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    ABSTRACT: The fibroblast growth factors (FGFs) are a group of at least 25 structurally related peptides that are involved in many biological processes. Some FGFs are active in bone, including FGF-1, FGF-2, and FGF-18, and recent evidence indicates that FGF-8 is osteogenic, particularly in mesenchymal stem cells. In the current study, we found that FGF-8 was expressed in rat primary osteoblasts and in osteoblastic UMR-106 and MC3T3-E1 cells. Both FGF-8a and FGF-8b potently stimulated the proliferation of osteoblastic cells, whereas they inhibited the formation of mineralized bone nodules in long-term cultures of osteoblasts and reduced the levels of osteoblast differentiation markers, osteocalcin, and bone sialoprotein. FGF-8a induced the phosphorylation of p42/p44 mitogen-activated protein kinase (MAPK) in osteoblastic cells; however, its mitogenic actions were not blocked by either the MAPK kinase (MEK) inhibitor U-0126 or the PI 3-kinase (PI3K) inhibitor LY-294002. Interestingly, FGF-8a, unlike FGF-8b and other members of the family, inhibited osteoclastogenesis in mouse bone marrow cultures, and this was via a receptor activator of NF-kappaB ligand (RANKL)/osteoprotegerin (OPG)-independent manner. However, FGF-8a did not affect osteoclastogenesis in RAW 264.7 cells (a macrophage cell line devoid of stromal cells) exogenously stimulated by RANKL, nor did it affect mature osteoclast function as assessed in rat calvarial organ cultures and isolated mature osteoclasts. In summary, we have demonstrated that FGF-8 is active in bone cells, stimulating osteoblast proliferation in a MAPK-independent pathway and inhibiting osteoclastogenesis via a RANKL/OPG-independent mechanism. These data suggest that FGF-8 may have a physiological role in bone acting in an autocrine/paracrine manner.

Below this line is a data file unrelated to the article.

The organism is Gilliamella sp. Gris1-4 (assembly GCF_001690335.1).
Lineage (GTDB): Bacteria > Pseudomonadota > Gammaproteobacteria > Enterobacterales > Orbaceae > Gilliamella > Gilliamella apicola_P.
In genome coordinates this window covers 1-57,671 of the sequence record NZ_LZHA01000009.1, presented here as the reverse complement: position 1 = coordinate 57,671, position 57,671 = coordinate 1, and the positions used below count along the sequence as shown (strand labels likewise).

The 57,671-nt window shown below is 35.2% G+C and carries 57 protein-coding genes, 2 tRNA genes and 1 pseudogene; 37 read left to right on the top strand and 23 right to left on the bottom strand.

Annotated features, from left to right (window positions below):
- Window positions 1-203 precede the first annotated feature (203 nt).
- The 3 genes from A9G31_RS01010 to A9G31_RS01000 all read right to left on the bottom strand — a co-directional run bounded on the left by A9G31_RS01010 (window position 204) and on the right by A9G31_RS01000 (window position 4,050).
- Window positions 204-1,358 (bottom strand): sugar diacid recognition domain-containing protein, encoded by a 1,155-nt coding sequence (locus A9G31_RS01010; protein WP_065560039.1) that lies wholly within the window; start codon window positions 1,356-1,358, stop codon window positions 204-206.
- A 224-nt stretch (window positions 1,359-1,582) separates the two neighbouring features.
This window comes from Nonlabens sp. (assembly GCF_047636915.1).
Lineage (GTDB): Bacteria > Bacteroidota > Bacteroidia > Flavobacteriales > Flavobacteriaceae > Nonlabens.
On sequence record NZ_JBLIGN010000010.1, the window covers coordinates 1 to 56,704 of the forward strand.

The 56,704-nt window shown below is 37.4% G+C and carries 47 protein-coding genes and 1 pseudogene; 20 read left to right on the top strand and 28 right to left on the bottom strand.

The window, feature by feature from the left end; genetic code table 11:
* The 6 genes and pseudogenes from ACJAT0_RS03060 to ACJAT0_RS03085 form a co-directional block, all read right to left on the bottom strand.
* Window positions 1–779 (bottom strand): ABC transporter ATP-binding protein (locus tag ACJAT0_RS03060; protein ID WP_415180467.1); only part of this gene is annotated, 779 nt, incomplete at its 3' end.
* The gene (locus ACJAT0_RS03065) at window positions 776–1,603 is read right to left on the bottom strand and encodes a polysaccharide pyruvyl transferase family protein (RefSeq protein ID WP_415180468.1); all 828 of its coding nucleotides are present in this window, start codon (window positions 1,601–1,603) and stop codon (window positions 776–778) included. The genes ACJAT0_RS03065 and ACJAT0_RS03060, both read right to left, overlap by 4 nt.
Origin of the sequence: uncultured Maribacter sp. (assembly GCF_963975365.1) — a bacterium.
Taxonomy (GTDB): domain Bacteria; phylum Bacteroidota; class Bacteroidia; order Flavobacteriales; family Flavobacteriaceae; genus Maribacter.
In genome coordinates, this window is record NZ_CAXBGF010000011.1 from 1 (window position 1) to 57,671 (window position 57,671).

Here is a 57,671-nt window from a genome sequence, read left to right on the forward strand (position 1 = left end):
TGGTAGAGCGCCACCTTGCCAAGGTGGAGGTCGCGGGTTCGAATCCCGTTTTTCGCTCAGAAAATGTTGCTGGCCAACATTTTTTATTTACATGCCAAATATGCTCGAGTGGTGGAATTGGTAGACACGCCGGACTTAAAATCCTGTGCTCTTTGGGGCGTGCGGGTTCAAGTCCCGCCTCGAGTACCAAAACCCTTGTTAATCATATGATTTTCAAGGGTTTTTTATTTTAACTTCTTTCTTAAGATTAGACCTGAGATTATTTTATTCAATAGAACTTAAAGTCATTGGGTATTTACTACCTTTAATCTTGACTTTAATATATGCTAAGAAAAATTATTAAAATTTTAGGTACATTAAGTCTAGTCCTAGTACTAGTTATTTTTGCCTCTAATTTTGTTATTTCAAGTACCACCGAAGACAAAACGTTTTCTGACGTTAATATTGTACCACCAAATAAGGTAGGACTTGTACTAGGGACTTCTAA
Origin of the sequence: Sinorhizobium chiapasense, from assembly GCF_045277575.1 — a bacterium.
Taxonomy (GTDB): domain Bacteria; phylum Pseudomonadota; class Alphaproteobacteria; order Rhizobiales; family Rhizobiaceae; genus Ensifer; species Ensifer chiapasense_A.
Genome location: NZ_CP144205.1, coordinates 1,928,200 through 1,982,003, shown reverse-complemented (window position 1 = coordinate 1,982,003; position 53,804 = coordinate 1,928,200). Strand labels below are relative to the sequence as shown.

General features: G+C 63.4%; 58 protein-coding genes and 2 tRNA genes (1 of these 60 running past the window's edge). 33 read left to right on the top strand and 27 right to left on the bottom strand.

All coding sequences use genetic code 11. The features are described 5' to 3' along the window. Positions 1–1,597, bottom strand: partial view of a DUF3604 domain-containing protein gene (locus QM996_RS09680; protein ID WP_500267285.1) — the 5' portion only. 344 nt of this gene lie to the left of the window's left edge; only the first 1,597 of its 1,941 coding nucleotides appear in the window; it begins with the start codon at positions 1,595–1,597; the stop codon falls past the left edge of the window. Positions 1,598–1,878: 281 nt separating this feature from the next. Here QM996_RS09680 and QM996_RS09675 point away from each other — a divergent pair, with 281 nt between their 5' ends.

AJP Endocrinology and Metabolism 05/2009; 297(1):E142-50. · 4.51 Impact Factor